Before he locked his pilot out of the cockpit and intentionally sent 149 people to their deaths on a French mountainside, Germanwings co-pilot Andreas Lubitz was an apparently happy guy with hobbies and a picturesque house in Montabaur, Germany. A neighbor who knew him tells Le Figaro that Lubitz "was completely normal. He was very happy to have his job. He had attained his dream of having become a professional pilot." Lufthansa CEO Carsten Spohr, speaking at a press conference today, per the Guardian, said the revelation that the crash was intentional "leaves us absolutely speechless. I [wouldn't] have been able to imagine that the situation would have got even worse." Here's what else is known about Lubitz:
- He was an avid runner and a member of Montabaur flight club called LSC Westerwald.
- Lubitz began his training in 2008; he completed it after an unexplained interruption of several months, per CNN. Spohr says there was nothing unusual about that, or the results of his training, but the company says it will look into it. Lubitz initially worked as a flight attendant.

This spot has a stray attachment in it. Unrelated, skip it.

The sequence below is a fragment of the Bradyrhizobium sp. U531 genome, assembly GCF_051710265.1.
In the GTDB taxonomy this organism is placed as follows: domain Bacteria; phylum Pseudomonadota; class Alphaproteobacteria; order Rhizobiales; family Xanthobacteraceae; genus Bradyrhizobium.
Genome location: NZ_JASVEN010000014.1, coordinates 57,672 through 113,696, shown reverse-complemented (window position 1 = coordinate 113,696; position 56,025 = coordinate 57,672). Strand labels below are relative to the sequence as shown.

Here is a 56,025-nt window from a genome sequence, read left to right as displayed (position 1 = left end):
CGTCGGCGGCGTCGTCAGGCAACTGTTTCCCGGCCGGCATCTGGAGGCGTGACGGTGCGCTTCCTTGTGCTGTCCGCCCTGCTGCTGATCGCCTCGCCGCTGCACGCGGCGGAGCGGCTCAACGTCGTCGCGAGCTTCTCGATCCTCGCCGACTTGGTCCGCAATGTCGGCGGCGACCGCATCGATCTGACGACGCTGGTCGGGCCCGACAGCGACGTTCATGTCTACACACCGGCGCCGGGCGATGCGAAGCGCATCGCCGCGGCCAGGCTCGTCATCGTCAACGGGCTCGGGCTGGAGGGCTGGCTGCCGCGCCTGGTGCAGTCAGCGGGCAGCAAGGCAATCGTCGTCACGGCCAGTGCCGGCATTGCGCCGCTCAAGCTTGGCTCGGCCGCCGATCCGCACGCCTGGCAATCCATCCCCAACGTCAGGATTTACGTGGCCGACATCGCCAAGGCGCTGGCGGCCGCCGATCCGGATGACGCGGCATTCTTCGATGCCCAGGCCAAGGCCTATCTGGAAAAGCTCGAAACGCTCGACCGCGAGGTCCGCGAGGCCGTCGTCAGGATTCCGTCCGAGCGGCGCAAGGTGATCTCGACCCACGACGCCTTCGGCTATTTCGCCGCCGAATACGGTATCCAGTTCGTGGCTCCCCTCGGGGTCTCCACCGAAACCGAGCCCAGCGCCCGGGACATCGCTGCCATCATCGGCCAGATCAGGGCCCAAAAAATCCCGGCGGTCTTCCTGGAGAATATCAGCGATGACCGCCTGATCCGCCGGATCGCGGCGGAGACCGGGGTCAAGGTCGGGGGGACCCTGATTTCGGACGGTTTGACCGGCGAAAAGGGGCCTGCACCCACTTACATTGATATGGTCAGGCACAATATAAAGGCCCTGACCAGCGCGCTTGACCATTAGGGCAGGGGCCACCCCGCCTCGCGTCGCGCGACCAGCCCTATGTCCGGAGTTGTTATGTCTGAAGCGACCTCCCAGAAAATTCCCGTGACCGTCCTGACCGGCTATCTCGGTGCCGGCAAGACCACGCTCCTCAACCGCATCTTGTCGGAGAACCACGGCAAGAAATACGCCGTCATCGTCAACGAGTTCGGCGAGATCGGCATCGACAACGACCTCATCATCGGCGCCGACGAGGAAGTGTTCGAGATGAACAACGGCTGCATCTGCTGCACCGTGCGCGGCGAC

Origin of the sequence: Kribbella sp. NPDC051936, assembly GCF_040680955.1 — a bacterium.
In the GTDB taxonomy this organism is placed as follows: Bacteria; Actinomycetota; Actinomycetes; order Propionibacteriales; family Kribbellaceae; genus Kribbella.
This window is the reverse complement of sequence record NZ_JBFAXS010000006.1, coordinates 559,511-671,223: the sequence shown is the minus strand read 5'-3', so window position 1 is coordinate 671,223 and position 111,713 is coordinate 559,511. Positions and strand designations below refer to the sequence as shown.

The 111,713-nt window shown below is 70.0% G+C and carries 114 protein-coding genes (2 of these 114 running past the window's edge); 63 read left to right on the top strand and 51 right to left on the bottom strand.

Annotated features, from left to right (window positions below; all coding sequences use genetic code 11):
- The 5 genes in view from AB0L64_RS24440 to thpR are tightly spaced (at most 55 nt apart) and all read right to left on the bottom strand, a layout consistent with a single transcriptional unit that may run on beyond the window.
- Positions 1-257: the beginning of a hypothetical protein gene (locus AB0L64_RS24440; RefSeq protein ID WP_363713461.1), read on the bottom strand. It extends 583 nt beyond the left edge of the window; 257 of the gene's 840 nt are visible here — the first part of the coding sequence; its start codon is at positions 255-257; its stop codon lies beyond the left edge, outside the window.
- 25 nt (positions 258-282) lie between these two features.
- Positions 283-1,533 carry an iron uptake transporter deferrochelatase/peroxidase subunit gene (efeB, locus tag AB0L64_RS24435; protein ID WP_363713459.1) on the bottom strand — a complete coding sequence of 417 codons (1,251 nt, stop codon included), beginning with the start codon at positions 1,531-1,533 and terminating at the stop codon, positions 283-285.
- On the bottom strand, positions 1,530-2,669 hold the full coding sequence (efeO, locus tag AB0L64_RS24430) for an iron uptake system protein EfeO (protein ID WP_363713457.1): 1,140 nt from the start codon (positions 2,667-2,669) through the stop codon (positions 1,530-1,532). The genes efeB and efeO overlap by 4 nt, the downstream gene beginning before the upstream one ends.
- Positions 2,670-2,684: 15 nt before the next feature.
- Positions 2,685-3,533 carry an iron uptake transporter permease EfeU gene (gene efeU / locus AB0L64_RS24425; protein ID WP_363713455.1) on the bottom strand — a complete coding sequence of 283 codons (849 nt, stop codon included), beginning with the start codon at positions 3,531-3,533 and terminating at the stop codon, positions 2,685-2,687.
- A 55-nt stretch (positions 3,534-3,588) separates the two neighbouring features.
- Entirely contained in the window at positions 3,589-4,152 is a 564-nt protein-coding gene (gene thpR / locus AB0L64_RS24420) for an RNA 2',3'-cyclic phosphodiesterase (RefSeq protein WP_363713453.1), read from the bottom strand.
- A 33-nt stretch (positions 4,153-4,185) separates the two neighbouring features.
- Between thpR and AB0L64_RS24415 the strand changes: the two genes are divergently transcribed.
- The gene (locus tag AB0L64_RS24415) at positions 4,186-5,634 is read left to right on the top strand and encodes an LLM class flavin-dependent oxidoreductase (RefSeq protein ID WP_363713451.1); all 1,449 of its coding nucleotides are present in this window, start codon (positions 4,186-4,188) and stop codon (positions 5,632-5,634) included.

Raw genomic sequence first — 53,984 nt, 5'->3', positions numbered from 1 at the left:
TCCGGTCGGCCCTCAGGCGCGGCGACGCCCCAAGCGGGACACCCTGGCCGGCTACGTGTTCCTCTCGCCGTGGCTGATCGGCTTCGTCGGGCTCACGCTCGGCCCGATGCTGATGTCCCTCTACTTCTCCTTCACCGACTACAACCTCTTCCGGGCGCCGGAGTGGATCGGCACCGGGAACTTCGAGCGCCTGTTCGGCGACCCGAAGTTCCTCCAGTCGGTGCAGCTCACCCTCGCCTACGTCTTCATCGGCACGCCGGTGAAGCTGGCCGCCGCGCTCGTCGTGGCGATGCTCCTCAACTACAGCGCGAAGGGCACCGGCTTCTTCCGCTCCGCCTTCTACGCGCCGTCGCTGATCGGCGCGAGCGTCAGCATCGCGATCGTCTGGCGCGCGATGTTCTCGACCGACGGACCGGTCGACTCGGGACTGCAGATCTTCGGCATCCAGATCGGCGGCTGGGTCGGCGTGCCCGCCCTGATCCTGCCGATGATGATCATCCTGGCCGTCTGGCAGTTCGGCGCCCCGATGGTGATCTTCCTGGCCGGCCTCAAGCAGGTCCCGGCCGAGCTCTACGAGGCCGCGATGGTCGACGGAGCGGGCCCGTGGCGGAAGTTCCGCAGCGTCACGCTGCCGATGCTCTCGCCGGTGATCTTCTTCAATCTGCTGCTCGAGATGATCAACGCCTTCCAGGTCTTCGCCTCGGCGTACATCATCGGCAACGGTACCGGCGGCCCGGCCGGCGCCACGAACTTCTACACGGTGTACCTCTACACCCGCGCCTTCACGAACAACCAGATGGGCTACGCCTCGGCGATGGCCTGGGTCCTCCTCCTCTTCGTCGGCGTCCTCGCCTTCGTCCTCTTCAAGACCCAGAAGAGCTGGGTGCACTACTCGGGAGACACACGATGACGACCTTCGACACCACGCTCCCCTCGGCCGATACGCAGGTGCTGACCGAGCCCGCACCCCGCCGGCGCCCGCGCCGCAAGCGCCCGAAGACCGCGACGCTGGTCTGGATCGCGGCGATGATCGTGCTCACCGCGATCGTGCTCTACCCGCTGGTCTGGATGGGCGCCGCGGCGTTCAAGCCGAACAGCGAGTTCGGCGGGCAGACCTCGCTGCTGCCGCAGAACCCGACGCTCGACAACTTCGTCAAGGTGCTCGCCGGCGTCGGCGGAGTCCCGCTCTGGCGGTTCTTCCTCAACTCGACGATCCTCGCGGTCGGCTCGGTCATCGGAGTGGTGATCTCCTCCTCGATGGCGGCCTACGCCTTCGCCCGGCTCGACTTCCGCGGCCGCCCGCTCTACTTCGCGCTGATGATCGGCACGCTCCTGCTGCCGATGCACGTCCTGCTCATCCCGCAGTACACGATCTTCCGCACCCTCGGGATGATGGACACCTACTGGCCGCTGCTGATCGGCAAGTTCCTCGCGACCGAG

- An American law enforcement official tells CBS that part of Lubitz's training took place in Phoenix between July and November 2010; Lubitz was last in the US in October.
- Lubitz had passed all flight and medical exams and had been deemed "100% fit to fly," Spohr said. "This is a shock. We select cockpit personnel carefully."
- Spohr declined to discuss whether Lubitz committed suicide, the Guardian notes, saying, "we can only speculate what might have been the motivation of the co-pilot." Then rather more succinctly, per CNN: "If a person kills himself and also 149 other people, another word should be used—not suicide."
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